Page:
It’s been 15 years since Bae broke into the country’s entertainment industry. The actress said she doesn’t want to star in too many films in the future, but rather find a balance between her work and life. 
“I’m more afraid than I was 10 years ago,” she said. “I’m afraid that acting will dominate my entire life. I am most alive when I’m shooting films. But when I’m not acting, I often find myself being bored at home. So I’m trying to find things that keep me occupied when I’m not being an actress, including taking pictures and doing flower arrangements, to find a balance.”
“Cloud Atlas” opens in local theaters on Thursday. 
via original article in Korean: Herald Corp

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(Yonhap Interview) Actress Bae Doona proud of her roles in 'Cloud Atlas'

By Shim Sun-ah | Yonhap News
2013/01/07 11:46 KST


SEOUL, Jan. 7 (Yonhap) -- South Korean actress Bae Doona's filmography is full of names of celebrated directors -- Park Chan-wook, Bong Joon-ho, Nobuhiro Yamashita, Hirokazu Koreeda, the Wachowski siblings and Tom Tykwer.

Unlike other fashion model-turned actresses, she wasn't bothered by playing an insensitive apartment management worker in a yellow-hooded T-shirt with almost no make-up in the Korean film, "Barking Dogs Never Bite" (2000).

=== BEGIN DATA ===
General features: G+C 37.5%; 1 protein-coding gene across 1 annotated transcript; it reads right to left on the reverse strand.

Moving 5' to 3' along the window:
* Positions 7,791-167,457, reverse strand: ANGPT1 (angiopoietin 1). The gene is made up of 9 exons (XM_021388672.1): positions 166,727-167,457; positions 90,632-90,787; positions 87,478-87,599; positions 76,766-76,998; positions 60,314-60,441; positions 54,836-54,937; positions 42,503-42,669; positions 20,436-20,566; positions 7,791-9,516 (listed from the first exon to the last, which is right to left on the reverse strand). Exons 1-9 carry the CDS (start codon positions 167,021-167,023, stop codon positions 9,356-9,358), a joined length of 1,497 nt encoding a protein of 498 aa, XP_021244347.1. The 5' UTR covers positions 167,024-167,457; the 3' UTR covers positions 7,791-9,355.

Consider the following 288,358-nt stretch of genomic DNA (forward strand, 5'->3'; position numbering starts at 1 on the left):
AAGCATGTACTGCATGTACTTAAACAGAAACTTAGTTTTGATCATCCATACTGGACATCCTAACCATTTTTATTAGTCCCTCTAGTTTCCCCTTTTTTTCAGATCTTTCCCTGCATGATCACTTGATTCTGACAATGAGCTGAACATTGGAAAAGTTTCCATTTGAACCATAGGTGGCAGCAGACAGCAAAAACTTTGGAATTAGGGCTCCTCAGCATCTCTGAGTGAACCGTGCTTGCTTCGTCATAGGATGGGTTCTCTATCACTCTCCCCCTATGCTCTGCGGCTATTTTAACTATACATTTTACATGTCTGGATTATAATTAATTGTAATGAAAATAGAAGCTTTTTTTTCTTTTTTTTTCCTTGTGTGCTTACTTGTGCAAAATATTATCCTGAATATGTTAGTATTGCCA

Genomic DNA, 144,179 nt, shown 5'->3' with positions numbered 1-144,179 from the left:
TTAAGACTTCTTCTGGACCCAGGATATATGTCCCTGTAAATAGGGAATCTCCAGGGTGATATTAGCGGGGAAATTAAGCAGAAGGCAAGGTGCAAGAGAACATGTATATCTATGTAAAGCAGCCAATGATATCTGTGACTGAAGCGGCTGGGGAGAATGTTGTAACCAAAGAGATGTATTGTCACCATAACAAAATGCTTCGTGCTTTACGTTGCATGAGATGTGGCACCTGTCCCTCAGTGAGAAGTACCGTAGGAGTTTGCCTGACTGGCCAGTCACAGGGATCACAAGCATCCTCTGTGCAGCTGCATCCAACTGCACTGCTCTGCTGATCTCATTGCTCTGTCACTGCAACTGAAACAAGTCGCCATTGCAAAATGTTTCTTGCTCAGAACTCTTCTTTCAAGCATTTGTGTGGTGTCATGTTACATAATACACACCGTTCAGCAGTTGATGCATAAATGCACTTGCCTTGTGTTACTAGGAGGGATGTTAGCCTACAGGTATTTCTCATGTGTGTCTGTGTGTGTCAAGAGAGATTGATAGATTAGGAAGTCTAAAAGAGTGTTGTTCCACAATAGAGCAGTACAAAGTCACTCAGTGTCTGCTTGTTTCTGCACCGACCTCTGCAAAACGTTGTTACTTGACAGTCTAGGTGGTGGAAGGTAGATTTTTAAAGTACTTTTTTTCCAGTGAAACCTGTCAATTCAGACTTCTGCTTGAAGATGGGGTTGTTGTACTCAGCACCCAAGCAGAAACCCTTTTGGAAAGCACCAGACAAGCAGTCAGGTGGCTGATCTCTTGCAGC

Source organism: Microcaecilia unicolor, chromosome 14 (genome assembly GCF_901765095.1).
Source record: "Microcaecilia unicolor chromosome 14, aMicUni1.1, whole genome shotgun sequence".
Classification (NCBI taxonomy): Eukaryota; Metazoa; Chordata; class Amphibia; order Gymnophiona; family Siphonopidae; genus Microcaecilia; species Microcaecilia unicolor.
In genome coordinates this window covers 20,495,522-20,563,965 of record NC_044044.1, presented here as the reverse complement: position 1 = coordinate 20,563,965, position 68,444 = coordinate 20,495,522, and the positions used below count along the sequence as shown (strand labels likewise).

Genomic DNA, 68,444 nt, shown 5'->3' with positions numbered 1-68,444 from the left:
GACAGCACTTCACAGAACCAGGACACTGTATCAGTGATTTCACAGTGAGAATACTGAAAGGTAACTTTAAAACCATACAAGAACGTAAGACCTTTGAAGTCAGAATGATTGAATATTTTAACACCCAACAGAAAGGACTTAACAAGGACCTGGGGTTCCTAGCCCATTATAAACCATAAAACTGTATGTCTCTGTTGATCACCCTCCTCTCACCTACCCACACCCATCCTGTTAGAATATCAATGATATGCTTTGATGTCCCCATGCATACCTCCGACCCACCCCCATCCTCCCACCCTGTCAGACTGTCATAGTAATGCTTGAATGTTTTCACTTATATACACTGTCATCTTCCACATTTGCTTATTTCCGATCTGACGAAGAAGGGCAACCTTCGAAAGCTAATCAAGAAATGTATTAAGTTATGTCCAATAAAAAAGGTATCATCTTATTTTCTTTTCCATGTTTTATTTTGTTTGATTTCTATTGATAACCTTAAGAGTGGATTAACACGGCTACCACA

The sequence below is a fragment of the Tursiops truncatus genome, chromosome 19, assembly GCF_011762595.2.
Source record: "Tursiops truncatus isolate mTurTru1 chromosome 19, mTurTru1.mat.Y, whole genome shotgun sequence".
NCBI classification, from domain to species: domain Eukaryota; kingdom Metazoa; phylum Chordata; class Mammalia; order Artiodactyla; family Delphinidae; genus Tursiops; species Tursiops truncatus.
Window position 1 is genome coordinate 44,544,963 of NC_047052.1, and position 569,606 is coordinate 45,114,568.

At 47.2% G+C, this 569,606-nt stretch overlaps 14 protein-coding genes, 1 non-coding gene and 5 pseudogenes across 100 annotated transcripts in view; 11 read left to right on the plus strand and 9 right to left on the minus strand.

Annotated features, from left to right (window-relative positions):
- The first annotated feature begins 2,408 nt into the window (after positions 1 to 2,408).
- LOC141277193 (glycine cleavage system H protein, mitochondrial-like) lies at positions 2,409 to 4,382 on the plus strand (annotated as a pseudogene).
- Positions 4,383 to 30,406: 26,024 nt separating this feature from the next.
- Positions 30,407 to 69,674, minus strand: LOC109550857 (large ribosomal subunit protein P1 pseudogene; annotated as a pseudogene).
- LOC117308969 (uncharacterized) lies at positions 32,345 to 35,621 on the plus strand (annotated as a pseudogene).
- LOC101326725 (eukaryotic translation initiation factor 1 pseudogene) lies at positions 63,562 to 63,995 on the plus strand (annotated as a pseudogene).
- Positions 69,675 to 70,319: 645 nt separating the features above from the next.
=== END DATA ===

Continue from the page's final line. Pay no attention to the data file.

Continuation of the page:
In the Japanese film "Air Doll" (2009) by director Koreeda, Bae starred as an inflatable life-size sex doll, a role which made her the first foreign actress to win the best actress in the Japanese Oscar Awards. She played a North Korean table tennis player in "As One," the homegrown sports movie released last year.


The 33-year-old actress says she was simply lucky to get the chances to join in such good movies and believes her steady pursuit of acting rather than money or popularity led her to the opportunities.

"Strangely enough, I found myself feeling a kind of proudness when I finished this movie. I learned a lot," Bae said of the Hollywood blockbuster "Cloud Atlas" in an interview with Yonhap News Agency on Friday.


Bae acted as Sonmi, a genetically engineered clone, in the film adaptation of David Mitchell's 2004 best-selling novel of the same name with a unique structure where multiple stories in different time periods are told chronologically from past to future and then back again.

The movie, already released in the U.S. and European theaters last year, was co-directed by the Wachowski siblings, best known for "The Matrix" series, and their close friend, German director Tom Tykwer.